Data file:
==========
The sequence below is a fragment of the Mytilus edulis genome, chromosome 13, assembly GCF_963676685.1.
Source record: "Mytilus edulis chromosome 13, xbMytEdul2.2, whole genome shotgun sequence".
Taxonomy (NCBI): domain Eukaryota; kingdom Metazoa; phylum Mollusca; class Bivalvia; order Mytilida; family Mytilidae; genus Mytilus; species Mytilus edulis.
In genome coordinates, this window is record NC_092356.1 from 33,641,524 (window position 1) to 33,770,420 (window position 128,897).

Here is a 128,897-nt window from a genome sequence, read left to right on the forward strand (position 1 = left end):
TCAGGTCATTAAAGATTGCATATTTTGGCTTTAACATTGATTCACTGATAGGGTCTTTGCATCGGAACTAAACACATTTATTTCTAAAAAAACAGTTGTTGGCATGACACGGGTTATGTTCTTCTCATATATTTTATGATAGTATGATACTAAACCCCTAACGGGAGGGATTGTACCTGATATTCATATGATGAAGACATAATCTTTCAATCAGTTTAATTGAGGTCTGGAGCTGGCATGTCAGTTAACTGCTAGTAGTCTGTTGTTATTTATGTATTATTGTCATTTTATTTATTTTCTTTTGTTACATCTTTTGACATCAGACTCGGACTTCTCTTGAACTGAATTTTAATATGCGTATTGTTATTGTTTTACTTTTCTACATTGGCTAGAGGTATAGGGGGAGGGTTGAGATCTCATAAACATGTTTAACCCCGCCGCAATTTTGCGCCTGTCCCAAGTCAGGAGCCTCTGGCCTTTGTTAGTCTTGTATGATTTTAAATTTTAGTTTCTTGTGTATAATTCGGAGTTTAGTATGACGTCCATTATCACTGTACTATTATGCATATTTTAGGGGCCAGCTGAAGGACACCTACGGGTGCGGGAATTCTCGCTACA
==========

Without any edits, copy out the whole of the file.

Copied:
The sequence below is a fragment of the Mytilus edulis genome, chromosome 13, assembly GCF_963676685.1.
Source record: "Mytilus edulis chromosome 13, xbMytEdul2.2, whole genome shotgun sequence".
Taxonomy (NCBI): domain Eukaryota; kingdom Metazoa; phylum Mollusca; class Bivalvia; order Mytilida; family Mytilidae; genus Mytilus; species Mytilus edulis.
In genome coordinates, this window is record NC_092356.1 from 33,641,524 (window position 1) to 33,770,420 (window position 128,897).

Here is a 128,897-nt window from a genome sequence, read left to right on the forward strand (position 1 = left end):
TCAGGTCATTAAAGATTGCATATTTTGGCTTTAACATTGATTCACTGATAGGGTCTTTGCATCGGAACTAAACACATTTATTTCTAAAAAAACAGTTGTTGGCATGACACGGGTTATGTTCTTCTCATATATTTTATGATAGTATGATACTAAACCCCTAACGGGAGGGATTGTACCTGATATTCATATGATGAAGACATAATCTTTCAATCAGTTTAATTGAGGTCTGGAGCTGGCATGTCAGTTAACTGCTAGTAGTCTGTTGTTATTTATGTATTATTGTCATTTTATTTATTTTCTTTTGTTACATCTTTTGACATCAGACTCGGACTTCTCTTGAACTGAATTTTAATATGCGTATTGTTATTGTTTTACTTTTCTACATTGGCTAGAGGTATAGGGGGAGGGTTGAGATCTCATAAACATGTTTAACCCCGCCGCAATTTTGCGCCTGTCCCAAGTCAGGAGCCTCTGGCCTTTGTTAGTCTTGTATGATTTTAAATTTTAGTTTCTTGTGTATAATTCGGAGTTTAGTATGACGTCCATTATCACTGTACTATTATGCATATTTTAGGGGCCAGCTGAAGGACACCTACGGGTGCGGGAATTCTCGCTACA